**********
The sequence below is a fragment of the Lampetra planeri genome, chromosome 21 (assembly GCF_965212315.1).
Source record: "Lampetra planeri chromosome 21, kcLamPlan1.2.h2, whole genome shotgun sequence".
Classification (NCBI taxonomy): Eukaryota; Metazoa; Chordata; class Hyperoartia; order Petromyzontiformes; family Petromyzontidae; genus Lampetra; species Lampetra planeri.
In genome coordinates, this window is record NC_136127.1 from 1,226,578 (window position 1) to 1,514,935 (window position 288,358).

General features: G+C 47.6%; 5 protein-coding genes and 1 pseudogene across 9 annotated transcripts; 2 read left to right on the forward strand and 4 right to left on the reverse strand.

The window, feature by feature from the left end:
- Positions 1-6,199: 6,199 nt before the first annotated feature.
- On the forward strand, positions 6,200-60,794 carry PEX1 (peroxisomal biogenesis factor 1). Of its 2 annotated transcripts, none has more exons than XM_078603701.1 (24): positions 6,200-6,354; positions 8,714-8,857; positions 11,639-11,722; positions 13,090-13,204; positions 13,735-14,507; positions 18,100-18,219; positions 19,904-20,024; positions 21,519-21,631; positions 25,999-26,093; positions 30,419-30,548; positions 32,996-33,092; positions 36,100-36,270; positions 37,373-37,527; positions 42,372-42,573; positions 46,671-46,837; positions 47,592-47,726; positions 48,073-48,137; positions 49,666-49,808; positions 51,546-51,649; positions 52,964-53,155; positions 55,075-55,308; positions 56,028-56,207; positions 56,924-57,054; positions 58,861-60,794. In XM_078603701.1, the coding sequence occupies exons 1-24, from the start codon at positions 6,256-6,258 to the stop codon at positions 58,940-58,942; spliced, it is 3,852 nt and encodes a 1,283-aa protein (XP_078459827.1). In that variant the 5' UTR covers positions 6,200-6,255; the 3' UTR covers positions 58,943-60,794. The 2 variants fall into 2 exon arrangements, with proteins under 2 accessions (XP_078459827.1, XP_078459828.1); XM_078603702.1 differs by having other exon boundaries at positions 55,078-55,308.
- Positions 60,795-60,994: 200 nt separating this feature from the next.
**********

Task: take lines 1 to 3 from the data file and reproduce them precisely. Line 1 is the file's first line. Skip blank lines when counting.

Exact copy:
The sequence below is a fragment of the Lampetra planeri genome, chromosome 21 (assembly GCF_965212315.1).
Source record: "Lampetra planeri chromosome 21, kcLamPlan1.2.h2, whole genome shotgun sequence".
Classification (NCBI taxonomy): Eukaryota; Metazoa; Chordata; class Hyperoartia; order Petromyzontiformes; family Petromyzontidae; genus Lampetra; species Lampetra planeri.